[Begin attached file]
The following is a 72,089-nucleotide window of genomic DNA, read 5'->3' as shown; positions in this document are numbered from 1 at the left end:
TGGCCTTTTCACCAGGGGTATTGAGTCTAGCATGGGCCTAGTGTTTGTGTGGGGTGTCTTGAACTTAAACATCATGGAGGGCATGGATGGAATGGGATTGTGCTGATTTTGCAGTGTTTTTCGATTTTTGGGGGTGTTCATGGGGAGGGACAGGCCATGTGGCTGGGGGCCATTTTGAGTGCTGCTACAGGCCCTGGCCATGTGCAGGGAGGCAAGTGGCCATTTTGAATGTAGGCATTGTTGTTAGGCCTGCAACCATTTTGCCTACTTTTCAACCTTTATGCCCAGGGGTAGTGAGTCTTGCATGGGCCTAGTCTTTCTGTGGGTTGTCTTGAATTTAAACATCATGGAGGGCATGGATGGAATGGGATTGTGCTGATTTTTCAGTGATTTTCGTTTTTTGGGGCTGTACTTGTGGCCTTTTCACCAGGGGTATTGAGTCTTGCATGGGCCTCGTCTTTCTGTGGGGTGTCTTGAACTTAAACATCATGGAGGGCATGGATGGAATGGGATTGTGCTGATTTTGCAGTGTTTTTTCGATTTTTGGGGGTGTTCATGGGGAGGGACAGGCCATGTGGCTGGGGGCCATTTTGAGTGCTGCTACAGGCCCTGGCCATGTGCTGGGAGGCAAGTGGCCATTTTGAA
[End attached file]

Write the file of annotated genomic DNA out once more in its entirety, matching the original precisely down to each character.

The following is a 72,089-nucleotide window of genomic DNA, read 5'->3' as shown; positions in this document are numbered from 1 at the left end:
TGGCCTTTTCACCAGGGGTATTGAGTCTAGCATGGGCCTAGTGTTTGTGTGGGGTGTCTTGAACTTAAACATCATGGAGGGCATGGATGGAATGGGATTGTGCTGATTTTGCAGTGTTTTTCGATTTTTGGGGGTGTTCATGGGGAGGGACAGGCCATGTGGCTGGGGGCCATTTTGAGTGCTGCTACAGGCCCTGGCCATGTGCAGGGAGGCAAGTGGCCATTTTGAATGTAGGCATTGTTGTTAGGCCTGCAACCATTTTGCCTACTTTTCAACCTTTATGCCCAGGGGTAGTGAGTCTTGCATGGGCCTAGTCTTTCTGTGGGTTGTCTTGAATTTAAACATCATGGAGGGCATGGATGGAATGGGATTGTGCTGATTTTTCAGTGATTTTCGTTTTTTGGGGCTGTACTTGTGGCCTTTTCACCAGGGGTATTGAGTCTTGCATGGGCCTCGTCTTTCTGTGGGGTGTCTTGAACTTAAACATCATGGAGGGCATGGATGGAATGGGATTGTGCTGATTTTGCAGTGTTTTTTCGATTTTTGGGGGTGTTCATGGGGAGGGACAGGCCATGTGGCTGGGGGCCATTTTGAGTGCTGCTACAGGCCCTGGCCATGTGCTGGGAGGCAAGTGGCCATTTTGAA